Hilye-i Saadet by Mohamed Zakariya
How does one describe the indescribable? How does one form an image of that which cannot be portrayed? That is what the hilye does–it gives parameters to the imagination so that one can think about the Prophet with a mental or spiritual image to hang onto, yet not attempt to visualize him or portray him in a painting. But the hilye is not an icon in words. As impressive and accurate as the many hilye texts are, they still remain vague, contrary to the claims of literalists, who would reject these texts as being visual portraits. That, of course, would not be acceptable to Muslims.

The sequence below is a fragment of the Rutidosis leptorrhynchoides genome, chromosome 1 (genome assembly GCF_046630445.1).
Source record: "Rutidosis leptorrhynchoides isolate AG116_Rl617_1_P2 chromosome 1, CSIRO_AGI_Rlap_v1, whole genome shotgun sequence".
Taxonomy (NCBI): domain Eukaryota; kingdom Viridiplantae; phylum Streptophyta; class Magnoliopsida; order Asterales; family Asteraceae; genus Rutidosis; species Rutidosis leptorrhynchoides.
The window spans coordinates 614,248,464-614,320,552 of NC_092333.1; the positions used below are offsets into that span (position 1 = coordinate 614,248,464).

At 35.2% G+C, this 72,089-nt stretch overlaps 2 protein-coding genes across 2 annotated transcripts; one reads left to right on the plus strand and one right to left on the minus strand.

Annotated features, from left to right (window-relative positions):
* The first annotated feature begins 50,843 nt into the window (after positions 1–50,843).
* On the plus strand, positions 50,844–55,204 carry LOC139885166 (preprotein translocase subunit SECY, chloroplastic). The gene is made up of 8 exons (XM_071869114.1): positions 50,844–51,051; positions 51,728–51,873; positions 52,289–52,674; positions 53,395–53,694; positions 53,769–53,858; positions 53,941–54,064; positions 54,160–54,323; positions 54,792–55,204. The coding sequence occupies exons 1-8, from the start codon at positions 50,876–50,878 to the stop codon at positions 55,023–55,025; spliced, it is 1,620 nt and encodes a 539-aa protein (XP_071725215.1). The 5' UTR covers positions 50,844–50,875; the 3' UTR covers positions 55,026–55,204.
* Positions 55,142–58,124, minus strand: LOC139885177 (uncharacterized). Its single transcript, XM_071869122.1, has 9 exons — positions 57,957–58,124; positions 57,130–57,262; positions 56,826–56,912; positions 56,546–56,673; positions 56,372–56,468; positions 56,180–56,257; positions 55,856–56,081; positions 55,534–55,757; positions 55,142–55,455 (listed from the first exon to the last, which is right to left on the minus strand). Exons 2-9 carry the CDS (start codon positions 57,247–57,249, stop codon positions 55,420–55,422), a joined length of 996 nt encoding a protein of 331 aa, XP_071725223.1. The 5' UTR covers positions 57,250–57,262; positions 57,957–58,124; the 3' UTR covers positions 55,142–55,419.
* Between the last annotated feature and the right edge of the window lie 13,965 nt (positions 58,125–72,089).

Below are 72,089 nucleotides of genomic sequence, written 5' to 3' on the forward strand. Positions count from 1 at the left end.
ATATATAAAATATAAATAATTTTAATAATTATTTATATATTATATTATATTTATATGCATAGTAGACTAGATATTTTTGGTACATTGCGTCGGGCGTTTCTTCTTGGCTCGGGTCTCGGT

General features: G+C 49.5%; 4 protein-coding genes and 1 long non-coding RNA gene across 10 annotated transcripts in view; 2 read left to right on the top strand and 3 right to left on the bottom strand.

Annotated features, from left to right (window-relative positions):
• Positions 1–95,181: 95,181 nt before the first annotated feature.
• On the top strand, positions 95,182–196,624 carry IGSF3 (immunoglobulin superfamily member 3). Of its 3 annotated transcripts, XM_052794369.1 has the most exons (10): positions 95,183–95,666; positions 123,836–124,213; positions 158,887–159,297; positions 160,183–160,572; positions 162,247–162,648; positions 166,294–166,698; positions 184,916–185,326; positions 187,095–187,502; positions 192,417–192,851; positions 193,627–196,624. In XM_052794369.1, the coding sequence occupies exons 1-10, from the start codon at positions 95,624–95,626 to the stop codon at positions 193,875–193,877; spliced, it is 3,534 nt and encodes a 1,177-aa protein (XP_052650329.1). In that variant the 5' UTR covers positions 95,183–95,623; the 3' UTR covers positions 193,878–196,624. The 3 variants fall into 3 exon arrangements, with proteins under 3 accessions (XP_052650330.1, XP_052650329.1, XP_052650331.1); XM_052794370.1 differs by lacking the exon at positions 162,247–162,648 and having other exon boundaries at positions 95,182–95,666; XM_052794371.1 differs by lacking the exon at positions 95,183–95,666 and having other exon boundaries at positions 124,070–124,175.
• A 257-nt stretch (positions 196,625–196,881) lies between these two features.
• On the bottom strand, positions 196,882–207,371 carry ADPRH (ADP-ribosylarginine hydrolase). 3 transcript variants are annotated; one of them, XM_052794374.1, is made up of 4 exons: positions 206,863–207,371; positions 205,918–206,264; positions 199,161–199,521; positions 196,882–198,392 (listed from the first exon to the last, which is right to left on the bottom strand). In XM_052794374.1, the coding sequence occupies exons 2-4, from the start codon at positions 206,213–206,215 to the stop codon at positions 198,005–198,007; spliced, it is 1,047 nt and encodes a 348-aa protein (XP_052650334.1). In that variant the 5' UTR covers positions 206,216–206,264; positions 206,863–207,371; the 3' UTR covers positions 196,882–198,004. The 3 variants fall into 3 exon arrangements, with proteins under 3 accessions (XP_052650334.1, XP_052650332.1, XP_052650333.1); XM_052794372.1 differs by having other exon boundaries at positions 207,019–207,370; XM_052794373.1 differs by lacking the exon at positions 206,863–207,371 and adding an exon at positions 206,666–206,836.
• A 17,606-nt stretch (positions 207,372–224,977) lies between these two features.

Hilye is the Turkish form of the Arabic word hilya, which has several meanings, including physiognomy, natural disposition, likeness, depiction, characterization, and description. But these dictionary definitions only begin to convey the real meaning of the hilye, which embodies the Prophet’s moral, behavioral, and spiritual qualities as well as physical appearance. Like most Arabic words, hilya carries multiple overtones, making it difficult to translate. It has connotations of ornament, beauty, finery, and embellishment. I like to think of a hilya as a beautiful and significant description.
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